Nuclear Weapons

“Now I become Death, the destroyer of worlds” – Oppenheimer, from Hindu scripture1  

Nuclear war is any conflict involving the use of any number of atomic/radioactive weaponry. It is generally agreed that “there is no such thing as a small nuclear war” due to the devastating effects of just a few nuclear weapons and the possibility of escalation.2  

“Mutually assured destruction,” or MAD, is the idea that no two nations would ever deploy nuclear weapons against each other because to do so would guarantee their annihilation. This principle is fundamental to our understanding of nuclear warfare.3  


However, there are a few scenarios that MAD cannot account for and that might result in a nuclear exchange:4  

  • False Alarm (nuclear weapons have been placed on hair-trigger alert multiple times, so a warhead can be mistakenly launched)  
  • Unauthorized Launch (hackers, spies, etc., could obtain launch codes)  
  • Accidental Nuclear War (an accident leads to an explosion of a weapon and possible subsequent retaliation)  
  • Communications failure/rogue launch (a rogue commander, cut off from central command, could launch warheads without express permission)  
  • Miscalculation (Deterrence fails and leaders miscalculate strategic goals of enemies)  
  • Nuclear Terrorism (a terrorist group acquires nuclear materials and detonates a nuclear explosive, which a country could mistakenly interpret as coming from another country and trigger nuclear escalation)  
  • Preemptive Strike (a nation strikes first to take out the enemy’s nuclear weapons because they believe they are about to be attacked first)  
  • Escalation of Conventional War (a country reacts to a perceived invasion with nuclear force)  
  • Irrational Leader (a relevant example of this would be North Korea deciding to launch nuclear weapons)  


While effects may vary based on the class of weapon, the following generally occurs after a nuclear explosion:5  

  • For a one-megaton bomb, 80 times the size of the one exploded in Hiroshima, anyone within 13 miles would experience flash blindness on a cloudless day  
  • Considering a bomb of this size, people within 5 miles of the detonation would receive third-degree burns  
  • Radiation levels would also increase drastically, as nuclear fallout rains back down (peaking 48 hours later)  
  • Soot and smoke would be released into the atmosphere, blocking sunlight and triggering a nuclear winter, which may result in global famine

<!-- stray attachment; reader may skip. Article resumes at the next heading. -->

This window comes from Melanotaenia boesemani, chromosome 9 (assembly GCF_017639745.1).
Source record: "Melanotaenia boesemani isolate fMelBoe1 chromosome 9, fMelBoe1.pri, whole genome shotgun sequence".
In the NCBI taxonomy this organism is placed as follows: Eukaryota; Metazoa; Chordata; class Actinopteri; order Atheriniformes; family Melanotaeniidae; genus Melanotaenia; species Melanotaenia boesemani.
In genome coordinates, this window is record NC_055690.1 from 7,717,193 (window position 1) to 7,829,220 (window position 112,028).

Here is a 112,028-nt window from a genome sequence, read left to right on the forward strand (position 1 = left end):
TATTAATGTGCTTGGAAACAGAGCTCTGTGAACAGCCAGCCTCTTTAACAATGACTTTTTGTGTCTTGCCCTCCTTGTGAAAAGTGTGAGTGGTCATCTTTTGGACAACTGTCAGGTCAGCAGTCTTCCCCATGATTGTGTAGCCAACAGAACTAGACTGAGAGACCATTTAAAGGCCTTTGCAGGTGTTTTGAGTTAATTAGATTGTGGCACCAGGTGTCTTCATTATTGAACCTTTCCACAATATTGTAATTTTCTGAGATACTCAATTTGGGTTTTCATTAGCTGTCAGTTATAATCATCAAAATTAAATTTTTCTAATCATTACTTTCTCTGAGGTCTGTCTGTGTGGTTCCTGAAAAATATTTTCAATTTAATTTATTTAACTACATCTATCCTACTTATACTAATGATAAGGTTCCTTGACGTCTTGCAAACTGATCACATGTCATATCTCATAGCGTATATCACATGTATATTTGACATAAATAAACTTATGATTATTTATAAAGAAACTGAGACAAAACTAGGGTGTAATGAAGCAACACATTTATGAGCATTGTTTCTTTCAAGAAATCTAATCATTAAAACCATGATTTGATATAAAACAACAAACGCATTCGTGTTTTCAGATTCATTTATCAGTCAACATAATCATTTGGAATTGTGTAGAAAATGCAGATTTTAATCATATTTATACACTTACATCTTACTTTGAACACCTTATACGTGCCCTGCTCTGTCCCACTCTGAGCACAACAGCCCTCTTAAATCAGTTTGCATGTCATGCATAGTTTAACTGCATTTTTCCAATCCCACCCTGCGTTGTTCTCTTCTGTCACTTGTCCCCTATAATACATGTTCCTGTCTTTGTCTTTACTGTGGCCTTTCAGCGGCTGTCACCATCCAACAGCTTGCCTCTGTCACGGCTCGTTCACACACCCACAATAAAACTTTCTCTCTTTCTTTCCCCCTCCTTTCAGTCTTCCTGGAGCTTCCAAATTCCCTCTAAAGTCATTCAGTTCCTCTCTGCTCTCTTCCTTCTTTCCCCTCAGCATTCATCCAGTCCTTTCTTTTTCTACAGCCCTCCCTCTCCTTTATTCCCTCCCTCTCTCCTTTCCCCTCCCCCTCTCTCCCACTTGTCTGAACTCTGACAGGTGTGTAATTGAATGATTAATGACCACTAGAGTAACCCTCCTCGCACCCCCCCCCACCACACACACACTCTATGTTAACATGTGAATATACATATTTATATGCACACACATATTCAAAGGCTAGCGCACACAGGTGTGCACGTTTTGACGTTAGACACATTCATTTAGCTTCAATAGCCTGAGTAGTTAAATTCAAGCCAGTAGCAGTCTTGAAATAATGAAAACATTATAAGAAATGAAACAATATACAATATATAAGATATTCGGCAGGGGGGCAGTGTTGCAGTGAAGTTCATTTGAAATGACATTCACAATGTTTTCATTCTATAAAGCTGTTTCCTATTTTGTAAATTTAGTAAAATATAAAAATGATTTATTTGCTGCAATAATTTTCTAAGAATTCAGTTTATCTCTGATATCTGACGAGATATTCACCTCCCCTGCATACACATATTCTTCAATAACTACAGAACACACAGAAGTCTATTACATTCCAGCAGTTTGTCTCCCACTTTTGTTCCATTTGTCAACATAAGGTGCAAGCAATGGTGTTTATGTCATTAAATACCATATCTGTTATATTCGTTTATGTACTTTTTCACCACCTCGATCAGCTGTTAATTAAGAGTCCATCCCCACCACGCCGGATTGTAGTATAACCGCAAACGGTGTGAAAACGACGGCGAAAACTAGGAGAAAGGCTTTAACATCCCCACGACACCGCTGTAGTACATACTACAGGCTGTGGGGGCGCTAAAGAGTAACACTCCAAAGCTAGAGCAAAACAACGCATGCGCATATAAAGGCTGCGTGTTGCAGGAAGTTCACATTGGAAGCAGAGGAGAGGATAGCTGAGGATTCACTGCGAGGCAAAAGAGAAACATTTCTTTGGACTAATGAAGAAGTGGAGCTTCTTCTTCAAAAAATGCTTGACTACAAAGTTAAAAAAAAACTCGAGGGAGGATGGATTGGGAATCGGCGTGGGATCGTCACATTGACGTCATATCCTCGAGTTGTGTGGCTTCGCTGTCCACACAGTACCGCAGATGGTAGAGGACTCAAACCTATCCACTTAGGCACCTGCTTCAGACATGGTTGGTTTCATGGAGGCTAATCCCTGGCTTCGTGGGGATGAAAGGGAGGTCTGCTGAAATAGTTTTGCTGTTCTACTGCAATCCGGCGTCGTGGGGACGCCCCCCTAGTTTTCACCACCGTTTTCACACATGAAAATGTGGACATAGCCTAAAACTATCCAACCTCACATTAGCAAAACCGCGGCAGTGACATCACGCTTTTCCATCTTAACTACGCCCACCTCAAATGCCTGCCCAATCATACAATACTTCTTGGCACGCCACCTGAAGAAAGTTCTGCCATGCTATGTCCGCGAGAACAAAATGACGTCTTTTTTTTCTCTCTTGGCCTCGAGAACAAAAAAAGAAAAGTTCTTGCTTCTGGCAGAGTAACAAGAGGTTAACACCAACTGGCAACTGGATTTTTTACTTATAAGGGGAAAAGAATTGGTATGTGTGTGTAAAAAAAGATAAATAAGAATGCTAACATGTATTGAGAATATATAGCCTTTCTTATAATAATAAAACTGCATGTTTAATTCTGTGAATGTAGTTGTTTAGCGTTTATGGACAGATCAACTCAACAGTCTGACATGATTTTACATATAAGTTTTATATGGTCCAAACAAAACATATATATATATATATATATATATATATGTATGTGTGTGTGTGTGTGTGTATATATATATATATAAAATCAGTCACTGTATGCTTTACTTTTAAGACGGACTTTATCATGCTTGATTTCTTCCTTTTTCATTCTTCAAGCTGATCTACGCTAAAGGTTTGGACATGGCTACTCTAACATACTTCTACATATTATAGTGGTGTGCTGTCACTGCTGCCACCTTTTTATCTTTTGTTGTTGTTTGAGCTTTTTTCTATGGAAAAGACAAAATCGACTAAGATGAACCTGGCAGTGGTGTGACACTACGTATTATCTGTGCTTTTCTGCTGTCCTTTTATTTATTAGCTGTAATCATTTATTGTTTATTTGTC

• Nuclear weapon detonations also have many humanitarian and long-lasting impacts, including disproportionate harm to groups near testing sites, environmental impacts, and ionizing radiation6 

Data from 


The most logical solution to decrease the risk of nuclear war is to stop nuclear proliferation and dismantle existing nuclear warheads. However, this process is not easy and could lead to risks of rogue actors acquiring nuclear materials if not carried out correctly.  

Solutions include: 7  

  • More efficient technology (shifting funds from developing more weapons towards increasing security on active weapons)  
  • No-First Use Treaties (where countries sign an agreement to never use nuclear weapons unless attacked first)  
  • Checks and Balances (decreasing the threat posed by irrational leaders or miscalculation by building time for deliberation into the launch process)  
  • De-alerting weapons (moving them off hair-trigger alert)  
  • Other Diplomacy and Treaties (principally arms reduction treaties like SALTI & II)  

In the case of a nuclear bomb detonation, one should take the following actions and precautions:8  

  • Get inside and stay inside for at least 24 hours, as far away from the walls and roof as possible  
  • Remove clothing if you were outside after the blast and wash exposed parts  
  • Avoid contact with others and wear a mask  
  • Listen to radio and other media for information on how to act  



2 Holmes, D. (2019). “There Is No Such Thing As a Small Nuclear War.” Center for Arms Control and Non-Proliferation,  

3 The Decision Lab. “Mutually Assured Destruction.”  

4 Krieger, D. (2010). “Nuclear Detonation: Fifteen Scenarios.” NAPF,  

5 MacDonald F. (2022). “Video: How Far Away Would You Need to Be to Survive a Nuclear Blast?” Science Alert,  

6 ICRC (2020). “Humanitarian Impacts and Risks of Use of Nuclear Weapons.” International Committee of the Red Cross,  

7 UCS. “Nuclear Weapons Solutions.” Union of Concerned Scientists,  

8 (2022). “Nuclear Explosion.”
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